Any unclaimed property becomes property of the state. So what happens if a relative of yours dies and hasn’t written a will or kept any financial record of it? If you do not make an effort to claim the property despite being the rightful person to inherit it, the property will likely be unknowingly forfeited. This article will provide an overview of how to claim a relative’s abandoned property.
Understanding Property Inheritance
The first step before claiming the abandoned property is to check whether you are a legal heir of the deceased relative’s property. This process may require in-depth research because you have to go through inheritance laws of the particular state where the property is located. If you are not familiar with the state’s inheritance laws, you can request legal consultation from a reputable real estate organization to confirm your inheritance and obtain possession of the desired property.
Claiming a Property
After determining that an abandoned property belongs to you, check whether the property has gone beyond the dormancy period. Generally defined as a 5-year timeframe in the United States, a dormancy period is the statutory time period between when a financial institution announces an asset as unclaimed and the state authorities deem that asset as abandoned. After this period, a property gains an escheatment status, which is the process of the government taking ownership of unclaimed properties and assets. Even if the government has taken ownership of a property, you can claim it by filing an application with the relevant state at a nominal fee. Keep in mind each state has its own process for claiming a property, which may be tedious but worth it to gain an asset! Once you file your claim, the state will initiate an investigation to confirm your claim and determine if you are the only claimant. Generally, state authorities require the following documents to submit a claim:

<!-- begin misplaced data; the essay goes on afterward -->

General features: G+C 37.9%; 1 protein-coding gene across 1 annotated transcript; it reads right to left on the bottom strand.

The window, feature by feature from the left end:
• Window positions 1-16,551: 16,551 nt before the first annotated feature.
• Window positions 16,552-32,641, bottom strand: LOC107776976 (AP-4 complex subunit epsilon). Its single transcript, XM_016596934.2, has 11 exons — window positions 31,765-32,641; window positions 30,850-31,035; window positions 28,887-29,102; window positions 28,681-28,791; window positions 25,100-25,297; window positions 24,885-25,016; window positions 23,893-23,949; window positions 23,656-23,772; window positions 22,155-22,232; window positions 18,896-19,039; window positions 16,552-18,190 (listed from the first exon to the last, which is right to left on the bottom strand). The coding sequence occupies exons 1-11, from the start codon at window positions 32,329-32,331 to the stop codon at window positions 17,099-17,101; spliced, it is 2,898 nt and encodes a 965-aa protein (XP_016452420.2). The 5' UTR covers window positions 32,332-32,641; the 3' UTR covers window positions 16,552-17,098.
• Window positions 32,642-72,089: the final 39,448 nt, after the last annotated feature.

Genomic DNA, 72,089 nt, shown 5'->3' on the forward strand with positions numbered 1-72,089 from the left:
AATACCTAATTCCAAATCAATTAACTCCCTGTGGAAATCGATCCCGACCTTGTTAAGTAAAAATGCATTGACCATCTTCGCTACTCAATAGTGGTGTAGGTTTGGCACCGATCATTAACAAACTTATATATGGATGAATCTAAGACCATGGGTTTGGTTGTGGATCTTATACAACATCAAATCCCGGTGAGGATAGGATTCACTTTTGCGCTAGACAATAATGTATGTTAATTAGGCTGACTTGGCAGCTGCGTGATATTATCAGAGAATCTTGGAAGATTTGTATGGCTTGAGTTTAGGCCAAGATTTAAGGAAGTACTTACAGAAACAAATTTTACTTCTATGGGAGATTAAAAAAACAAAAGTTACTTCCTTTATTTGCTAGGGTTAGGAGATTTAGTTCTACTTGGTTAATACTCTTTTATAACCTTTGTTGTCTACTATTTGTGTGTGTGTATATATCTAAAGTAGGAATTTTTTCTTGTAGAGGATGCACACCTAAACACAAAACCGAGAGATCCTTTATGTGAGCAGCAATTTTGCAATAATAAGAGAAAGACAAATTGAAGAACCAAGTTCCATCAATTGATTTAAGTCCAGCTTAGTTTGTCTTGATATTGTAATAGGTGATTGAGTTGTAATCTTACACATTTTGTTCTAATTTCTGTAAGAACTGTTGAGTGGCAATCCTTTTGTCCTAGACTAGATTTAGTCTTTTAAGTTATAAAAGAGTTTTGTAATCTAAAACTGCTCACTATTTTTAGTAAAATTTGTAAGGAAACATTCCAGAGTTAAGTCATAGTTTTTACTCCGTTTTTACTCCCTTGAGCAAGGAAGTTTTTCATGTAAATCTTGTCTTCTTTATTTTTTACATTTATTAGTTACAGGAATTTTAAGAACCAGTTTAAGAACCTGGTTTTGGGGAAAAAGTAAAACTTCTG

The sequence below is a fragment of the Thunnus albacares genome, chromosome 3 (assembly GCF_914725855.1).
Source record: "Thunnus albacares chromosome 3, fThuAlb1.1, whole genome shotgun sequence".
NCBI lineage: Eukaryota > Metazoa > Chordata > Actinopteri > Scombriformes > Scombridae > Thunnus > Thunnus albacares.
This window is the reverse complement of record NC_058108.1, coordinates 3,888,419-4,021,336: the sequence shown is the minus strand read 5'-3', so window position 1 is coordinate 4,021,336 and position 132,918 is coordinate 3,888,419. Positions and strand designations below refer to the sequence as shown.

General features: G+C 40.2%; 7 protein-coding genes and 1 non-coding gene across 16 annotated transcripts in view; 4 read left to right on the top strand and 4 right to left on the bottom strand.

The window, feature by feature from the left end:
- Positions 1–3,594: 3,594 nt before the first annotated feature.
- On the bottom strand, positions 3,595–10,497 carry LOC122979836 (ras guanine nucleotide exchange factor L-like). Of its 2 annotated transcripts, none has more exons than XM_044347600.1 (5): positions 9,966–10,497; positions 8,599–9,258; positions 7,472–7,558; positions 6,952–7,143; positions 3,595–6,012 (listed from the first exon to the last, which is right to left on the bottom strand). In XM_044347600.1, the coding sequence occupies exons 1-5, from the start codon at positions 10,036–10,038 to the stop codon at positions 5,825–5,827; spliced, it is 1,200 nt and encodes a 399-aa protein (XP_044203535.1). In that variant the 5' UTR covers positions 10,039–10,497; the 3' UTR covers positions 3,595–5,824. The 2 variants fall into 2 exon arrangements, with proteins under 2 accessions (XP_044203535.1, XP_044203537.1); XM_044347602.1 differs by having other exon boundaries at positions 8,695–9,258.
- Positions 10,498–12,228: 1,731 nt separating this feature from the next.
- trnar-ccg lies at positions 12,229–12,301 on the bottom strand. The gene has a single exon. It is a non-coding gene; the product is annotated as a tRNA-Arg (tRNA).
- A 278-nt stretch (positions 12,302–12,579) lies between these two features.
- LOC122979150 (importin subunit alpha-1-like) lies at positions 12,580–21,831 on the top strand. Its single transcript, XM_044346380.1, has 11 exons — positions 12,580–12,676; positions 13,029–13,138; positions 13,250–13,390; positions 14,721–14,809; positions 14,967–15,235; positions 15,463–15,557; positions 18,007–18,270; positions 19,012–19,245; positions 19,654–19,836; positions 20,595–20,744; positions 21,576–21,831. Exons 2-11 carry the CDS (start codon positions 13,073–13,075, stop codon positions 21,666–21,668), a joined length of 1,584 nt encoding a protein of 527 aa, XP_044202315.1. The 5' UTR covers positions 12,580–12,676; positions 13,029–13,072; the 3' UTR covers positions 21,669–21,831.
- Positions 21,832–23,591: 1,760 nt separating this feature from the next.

- Death certificate
- Statement of relationship or heir
- Prior tax return
- Stock certificate
- Gift return
This list is not complete but includes the most common documents requested by officials. Once the verification is complete, state jurisdiction will either deny the claim or accept it. If you are denied, you have the right to request the denial reasons. Often times the reason for denial can be a minor documentation issue so don’t give up! Once you have additional documentation you can always reapply for a claim. If your claim is accepted, you officially become the legal property owner. Once you obtain property rights, the asset is taxable. You will receive an IRS 1099 tax form from the state. If you would like assistance obtaining unclaimed property rights, consider free services from an organization called the National Association of Unclaimed Property Administrators (NAUPA). NAUPA’s mission is to return unclaimed property to its rightful owners and is a great resource for guiding you through the process. Whatever you do, don’t let a relative’s abandoned property end up on the Zombie list. Legally claim your entitled asset!